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Fitzhugh Lee, General Lee, Chapter 10: Sharpsburg and Fredericksburg. (search)
ust commence when spring succeeded winter. It was at this time, Long tells us, that among a number of fowls presented to the general was a sprightly hen, who went into the egg business before her turn came to lose her head, and thus persuaded Bryan, General Lee's well-known steward, that her egg, which she each morning deposited in the general's tent, was better for the general's breakfast than herself. Lee, fond of domestic animals, appreciated her selection of his quarters, and would leaon seemingly anxious to return to her native State. In the fall of 1864, when Lee's headquarters were near Orange Court House, the hen had become fat and lazy, and on one occasion when the general had a distinguished visitor to dine with him, Bryan, finding it difficult to procure suitable material, unknown to every one, killed the hen. At dinner the general was surprised to see so fine a fowl, and all enjoyed it, not dreaming of the great sacrifice made upon the altar of hospitality. L
Fitzhugh Lee, General Lee, Chapter 14: siege of Petersburg. (search)
you than to me, and I should have enjoyed its consumption by yourself and the girls more than by me. And on December 30, 1864, he tells her: The Lyons furs and fur robe have also arrived safely, but I can learn nothing of the saddle of mutton. Bryan, of whom I inquired as to its arrival, is greatly alarmed lest it has been sent to the soldiers' dinner. If the soldiers get it I shall be content. I can do very well without it. In fact, I should rather they would have it than I. And on Janu on which she spun for her mother, who wove all the cloth for her two brothers-boys of twelve and fourteen years. I have not had so pleasant a visit for a long time. I fortunately was able to fill their baskets with apples, which distressed poor Bryan [his steward], and begged them to bring me nothing but kisses and to keep the eggs, corn, etc., for themselves. I pray daily, and almost hourly, to our heavenly Father to come to the relief of you (Mrs. Lee was sick) and our afflicted country.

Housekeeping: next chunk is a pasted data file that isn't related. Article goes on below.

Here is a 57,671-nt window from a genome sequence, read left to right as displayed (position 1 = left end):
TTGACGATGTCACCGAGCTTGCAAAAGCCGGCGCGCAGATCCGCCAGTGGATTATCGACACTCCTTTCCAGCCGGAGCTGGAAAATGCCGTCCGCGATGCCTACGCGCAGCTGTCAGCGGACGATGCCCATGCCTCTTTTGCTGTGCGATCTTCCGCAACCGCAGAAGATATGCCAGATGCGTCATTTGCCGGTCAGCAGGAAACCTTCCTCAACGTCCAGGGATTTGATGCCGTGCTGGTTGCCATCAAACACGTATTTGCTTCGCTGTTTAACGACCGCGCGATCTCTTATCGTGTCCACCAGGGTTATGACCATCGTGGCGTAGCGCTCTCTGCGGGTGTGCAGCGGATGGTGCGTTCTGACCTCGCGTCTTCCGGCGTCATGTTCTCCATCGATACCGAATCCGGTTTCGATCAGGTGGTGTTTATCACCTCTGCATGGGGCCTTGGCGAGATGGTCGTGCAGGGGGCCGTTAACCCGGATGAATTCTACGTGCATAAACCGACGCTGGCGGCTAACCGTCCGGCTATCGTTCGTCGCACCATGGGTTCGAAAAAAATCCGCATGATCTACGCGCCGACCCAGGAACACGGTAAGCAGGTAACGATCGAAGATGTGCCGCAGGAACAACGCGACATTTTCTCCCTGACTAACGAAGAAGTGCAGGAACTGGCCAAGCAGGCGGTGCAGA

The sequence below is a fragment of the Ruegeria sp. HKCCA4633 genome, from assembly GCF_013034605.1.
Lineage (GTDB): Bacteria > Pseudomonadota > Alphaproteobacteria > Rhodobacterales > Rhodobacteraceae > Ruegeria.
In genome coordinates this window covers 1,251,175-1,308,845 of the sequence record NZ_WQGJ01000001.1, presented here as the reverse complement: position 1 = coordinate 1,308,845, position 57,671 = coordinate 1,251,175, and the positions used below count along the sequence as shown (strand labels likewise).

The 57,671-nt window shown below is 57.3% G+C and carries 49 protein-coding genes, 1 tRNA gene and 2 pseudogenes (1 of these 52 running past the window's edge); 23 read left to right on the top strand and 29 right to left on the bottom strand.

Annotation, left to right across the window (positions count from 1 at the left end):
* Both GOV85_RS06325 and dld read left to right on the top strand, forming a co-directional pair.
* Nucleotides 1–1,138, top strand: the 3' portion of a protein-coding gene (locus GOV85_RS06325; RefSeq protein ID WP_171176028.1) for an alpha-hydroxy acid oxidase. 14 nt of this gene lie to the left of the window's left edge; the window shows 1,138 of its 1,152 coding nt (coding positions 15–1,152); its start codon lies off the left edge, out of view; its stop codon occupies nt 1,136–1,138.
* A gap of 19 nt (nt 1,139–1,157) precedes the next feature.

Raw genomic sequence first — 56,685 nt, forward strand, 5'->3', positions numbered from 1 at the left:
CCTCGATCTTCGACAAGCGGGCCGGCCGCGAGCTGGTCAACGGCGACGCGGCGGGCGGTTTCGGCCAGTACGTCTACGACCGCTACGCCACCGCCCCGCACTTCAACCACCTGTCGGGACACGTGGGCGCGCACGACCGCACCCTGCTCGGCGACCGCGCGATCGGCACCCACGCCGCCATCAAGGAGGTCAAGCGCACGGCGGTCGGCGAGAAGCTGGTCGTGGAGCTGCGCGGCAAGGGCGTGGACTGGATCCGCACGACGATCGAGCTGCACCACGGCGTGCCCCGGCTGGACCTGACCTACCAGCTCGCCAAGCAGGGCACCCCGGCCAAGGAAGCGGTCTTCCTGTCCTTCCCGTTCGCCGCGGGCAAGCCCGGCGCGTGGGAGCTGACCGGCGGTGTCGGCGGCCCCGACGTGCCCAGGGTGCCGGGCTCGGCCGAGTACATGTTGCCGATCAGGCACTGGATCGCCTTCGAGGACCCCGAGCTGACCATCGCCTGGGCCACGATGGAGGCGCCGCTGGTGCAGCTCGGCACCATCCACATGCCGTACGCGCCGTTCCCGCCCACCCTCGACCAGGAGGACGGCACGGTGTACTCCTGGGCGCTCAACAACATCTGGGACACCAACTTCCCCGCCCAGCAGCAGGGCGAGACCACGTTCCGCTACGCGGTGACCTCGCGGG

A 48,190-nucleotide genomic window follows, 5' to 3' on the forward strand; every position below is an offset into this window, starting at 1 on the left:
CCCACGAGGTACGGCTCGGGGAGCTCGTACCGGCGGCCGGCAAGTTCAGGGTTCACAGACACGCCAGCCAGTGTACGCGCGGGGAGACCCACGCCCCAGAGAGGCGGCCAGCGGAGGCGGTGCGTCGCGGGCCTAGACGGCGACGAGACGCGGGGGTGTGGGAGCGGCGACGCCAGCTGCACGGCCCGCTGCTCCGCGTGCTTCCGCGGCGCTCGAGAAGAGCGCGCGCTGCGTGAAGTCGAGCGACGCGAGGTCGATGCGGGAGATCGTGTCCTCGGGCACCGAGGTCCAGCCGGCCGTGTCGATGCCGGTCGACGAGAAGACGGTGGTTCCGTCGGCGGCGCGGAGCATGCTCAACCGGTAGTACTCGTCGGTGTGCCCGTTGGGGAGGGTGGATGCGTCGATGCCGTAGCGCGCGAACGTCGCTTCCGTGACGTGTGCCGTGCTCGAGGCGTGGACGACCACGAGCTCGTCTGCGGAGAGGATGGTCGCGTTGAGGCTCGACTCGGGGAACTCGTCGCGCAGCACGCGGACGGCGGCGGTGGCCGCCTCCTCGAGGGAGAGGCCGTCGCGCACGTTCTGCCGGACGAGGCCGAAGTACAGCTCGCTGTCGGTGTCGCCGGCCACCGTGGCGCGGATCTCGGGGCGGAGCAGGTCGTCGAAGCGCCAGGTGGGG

Fitzhugh Lee, General Lee, Index. (search)
e blind King of, 420. Bolivar Heights, 202. Boswell, Captain, killed at Chancellorsville, 251. Brackett, Captain Albert G., mentioned, 54. Bragg, General, Braxton, mentioned, 47, 54; re-enforced, 313; opposed to Schofield, 370. Branch, General L. O. B., killed at Antietam, 215. Breckinridge, General John C., mentioned, 83, 341, 369. Bristol Station, 187, 189. Brockenbrough's brigade, 288. Brockenbrough, Judge John W., 403. Brown, John, mentioned, 74, 75, 76, 83. Bryan, Lee's steward, 233, 234, 366. Buckingham, Governor, of Connecticut, 221. Buckland Races, 317. Buena Vista, the battle of, iog. Buford, General, John, at Gettysburg, 270, 271. Bull Run, the battle of, 109. Burnside, General Ambrose E., mentioned, 47, 48, , 175, 177, 180, 182, 205, 215; commands army, character, 222; mentioned, 224, 225, 226, 228, 229, 238, 239, 240; his corps at Petersburg, 355. Burnt House Fields, 4. Bustamente, General, mentioned, 32. Butler, Gen